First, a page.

We’ve evolved a population of 1050 agents of different anatomies (Ant, Bug, Spider), policies (MLP, LSTM), and adaptation strategies (PPO-tracking, RL^2, meta-updates) for 10 epochs. Initially, we had an equal number of agents of each type. Every epoch, we randomly matched 1000 pairs of agents and made them compete and adapt in multi-round games against each other. The agents that lost disappeared from the population, while the winners replicated themselves.
Summary: After a few epochs of evolution, Spiders, being the weakest, disappeared, the subpopulation of Bugs more than doubled, the Ants stayed the same. Importantly, the agents with meta-learned adaptation strategies end up dominating the population.
OpenAI has developed a “learning to learn” (or meta-learning) framework that allows an AI agent to continuously adapt to a dynamic environment, at least in certain conditions. The environment is dynamic for a number of reasons, including the fact that opponents are learning as well.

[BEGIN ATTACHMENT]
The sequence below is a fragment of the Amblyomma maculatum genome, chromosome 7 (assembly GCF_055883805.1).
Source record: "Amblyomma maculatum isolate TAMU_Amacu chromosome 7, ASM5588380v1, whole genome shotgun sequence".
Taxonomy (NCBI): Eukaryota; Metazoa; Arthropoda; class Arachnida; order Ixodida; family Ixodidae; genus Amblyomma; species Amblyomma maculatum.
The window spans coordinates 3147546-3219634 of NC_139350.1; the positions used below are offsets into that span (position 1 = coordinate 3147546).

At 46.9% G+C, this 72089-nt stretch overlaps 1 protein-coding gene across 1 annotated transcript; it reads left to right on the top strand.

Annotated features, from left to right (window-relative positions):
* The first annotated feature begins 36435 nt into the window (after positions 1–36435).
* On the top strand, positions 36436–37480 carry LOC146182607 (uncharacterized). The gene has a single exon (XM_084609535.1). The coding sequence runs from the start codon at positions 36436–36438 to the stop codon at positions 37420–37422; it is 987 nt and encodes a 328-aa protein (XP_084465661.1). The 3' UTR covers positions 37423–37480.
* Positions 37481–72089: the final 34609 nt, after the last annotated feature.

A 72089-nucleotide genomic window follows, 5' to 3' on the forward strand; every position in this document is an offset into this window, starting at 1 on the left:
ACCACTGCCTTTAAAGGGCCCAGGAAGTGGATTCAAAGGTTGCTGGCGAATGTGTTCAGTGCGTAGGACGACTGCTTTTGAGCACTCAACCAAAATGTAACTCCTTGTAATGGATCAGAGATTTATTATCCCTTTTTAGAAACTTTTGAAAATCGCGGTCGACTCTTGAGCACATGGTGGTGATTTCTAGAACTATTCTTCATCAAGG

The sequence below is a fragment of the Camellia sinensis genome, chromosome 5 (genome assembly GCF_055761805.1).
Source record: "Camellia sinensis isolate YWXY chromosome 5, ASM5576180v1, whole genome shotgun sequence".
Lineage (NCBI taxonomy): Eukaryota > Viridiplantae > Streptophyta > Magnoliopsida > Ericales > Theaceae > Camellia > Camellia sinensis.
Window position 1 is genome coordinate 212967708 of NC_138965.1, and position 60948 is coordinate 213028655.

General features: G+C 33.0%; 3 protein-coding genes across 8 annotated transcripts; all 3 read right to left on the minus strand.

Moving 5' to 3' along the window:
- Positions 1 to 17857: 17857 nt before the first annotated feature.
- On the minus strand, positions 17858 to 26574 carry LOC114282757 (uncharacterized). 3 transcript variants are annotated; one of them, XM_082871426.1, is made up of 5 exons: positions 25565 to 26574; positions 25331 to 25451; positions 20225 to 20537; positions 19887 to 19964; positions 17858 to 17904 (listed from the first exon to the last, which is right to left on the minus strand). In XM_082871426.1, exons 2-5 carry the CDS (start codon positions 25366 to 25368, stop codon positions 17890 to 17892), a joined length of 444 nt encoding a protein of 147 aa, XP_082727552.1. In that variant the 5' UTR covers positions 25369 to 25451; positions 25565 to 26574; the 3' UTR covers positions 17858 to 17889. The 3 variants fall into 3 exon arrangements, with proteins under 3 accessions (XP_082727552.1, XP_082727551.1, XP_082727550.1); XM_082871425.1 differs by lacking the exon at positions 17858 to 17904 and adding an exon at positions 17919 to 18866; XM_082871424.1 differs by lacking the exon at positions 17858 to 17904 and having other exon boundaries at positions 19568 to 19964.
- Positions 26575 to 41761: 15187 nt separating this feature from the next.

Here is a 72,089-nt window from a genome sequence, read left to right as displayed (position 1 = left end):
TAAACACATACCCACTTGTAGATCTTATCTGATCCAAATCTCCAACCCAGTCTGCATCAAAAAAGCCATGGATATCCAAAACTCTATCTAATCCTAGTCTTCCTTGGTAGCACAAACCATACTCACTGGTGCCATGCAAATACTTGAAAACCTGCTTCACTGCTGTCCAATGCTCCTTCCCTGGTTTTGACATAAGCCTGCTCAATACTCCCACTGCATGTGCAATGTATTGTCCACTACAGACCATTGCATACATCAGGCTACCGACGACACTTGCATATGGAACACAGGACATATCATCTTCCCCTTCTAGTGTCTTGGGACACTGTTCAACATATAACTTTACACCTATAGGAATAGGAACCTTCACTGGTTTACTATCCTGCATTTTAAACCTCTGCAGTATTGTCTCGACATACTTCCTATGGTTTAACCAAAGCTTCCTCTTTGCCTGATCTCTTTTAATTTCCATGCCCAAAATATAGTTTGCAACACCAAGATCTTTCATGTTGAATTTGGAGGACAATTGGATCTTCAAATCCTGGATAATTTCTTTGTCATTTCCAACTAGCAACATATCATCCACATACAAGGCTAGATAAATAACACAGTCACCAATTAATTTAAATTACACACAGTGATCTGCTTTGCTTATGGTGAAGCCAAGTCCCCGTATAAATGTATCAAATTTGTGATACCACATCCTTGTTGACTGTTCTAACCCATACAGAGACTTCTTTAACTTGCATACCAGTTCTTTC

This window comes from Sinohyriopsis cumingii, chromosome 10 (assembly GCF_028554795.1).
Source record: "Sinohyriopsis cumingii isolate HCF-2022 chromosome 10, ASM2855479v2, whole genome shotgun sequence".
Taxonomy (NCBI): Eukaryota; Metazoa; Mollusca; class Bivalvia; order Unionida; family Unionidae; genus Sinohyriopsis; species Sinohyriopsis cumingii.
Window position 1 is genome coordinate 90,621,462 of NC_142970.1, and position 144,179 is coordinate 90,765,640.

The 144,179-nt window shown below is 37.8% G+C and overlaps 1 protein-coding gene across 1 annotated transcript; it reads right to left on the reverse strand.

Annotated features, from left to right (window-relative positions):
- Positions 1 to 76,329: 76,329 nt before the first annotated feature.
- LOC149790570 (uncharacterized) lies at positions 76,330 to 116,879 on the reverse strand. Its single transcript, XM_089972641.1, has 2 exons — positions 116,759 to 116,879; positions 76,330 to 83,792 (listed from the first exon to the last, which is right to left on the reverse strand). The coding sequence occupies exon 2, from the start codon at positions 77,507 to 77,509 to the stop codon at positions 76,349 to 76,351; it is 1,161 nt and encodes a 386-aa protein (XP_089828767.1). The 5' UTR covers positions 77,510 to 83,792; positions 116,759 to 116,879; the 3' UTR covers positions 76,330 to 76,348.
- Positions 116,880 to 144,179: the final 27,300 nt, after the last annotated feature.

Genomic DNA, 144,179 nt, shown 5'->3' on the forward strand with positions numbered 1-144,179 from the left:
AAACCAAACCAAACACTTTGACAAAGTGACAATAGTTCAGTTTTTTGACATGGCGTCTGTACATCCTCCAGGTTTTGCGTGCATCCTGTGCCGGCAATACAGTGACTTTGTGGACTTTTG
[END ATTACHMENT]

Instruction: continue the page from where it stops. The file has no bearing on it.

AI agents equipped with the meta-learning framework win more fights against their opponents and eventually dominate the environment. Be sure to watch the last video to see the effect.
The meta-learning framework gives the selected AI agents the capability to predict and anticipate the changes in the environment and adapt faster than the AI agents that only learn from direct experience.
We know that the neocortex is a prediction machine and that human intelligence amounts to the capability to anticipate and adapt. This research is a key step towards artificial general intelligence.